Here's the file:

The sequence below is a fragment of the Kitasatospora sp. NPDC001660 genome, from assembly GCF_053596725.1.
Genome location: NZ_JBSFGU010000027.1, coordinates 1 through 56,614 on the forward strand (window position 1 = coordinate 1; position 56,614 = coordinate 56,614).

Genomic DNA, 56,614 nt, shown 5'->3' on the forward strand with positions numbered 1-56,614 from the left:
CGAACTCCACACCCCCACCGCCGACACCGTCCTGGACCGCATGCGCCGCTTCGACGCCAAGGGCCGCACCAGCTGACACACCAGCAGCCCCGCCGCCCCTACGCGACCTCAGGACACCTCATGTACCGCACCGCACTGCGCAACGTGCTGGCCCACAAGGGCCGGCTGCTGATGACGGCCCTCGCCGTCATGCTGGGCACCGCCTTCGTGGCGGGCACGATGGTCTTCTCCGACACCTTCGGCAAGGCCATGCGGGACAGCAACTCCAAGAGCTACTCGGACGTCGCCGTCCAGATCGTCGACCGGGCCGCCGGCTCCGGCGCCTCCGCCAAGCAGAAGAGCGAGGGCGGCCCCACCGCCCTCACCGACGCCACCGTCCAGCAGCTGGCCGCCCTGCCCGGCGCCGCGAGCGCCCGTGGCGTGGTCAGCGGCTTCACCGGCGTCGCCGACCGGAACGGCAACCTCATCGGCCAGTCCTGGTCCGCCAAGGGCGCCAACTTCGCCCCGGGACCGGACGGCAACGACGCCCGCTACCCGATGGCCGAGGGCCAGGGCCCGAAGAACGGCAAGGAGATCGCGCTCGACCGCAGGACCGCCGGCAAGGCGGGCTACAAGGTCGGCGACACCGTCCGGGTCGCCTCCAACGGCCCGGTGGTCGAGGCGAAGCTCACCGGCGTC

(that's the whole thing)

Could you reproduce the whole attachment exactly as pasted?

The sequence below is a fragment of the Kitasatospora sp. NPDC001660 genome, from assembly GCF_053596725.1.
Genome location: NZ_JBSFGU010000027.1, coordinates 1 through 56,614 on the forward strand (window position 1 = coordinate 1; position 56,614 = coordinate 56,614).

Genomic DNA, 56,614 nt, shown 5'->3' on the forward strand with positions numbered 1-56,614 from the left:
CGAACTCCACACCCCCACCGCCGACACCGTCCTGGACCGCATGCGCCGCTTCGACGCCAAGGGCCGCACCAGCTGACACACCAGCAGCCCCGCCGCCCCTACGCGACCTCAGGACACCTCATGTACCGCACCGCACTGCGCAACGTGCTGGCCCACAAGGGCCGGCTGCTGATGACGGCCCTCGCCGTCATGCTGGGCACCGCCTTCGTGGCGGGCACGATGGTCTTCTCCGACACCTTCGGCAAGGCCATGCGGGACAGCAACTCCAAGAGCTACTCGGACGTCGCCGTCCAGATCGTCGACCGGGCCGCCGGCTCCGGCGCCTCCGCCAAGCAGAAGAGCGAGGGCGGCCCCACCGCCCTCACCGACGCCACCGTCCAGCAGCTGGCCGCCCTGCCCGGCGCCGCGAGCGCCCGTGGCGTGGTCAGCGGCTTCACCGGCGTCGCCGACCGGAACGGCAACCTCATCGGCCAGTCCTGGTCCGCCAAGGGCGCCAACTTCGCCCCGGGACCGGACGGCAACGACGCCCGCTACCCGATGGCCGAGGGCCAGGGCCCGAAGAACGGCAAGGAGATCGCGCTCGACCGCAGGACCGCCGGCAAGGCGGGCTACAAGGTCGGCGACACCGTCCGGGTCGCCTCCAACGGCCCGGTGGTCGAGGCGAAGCTCACCGGCGTC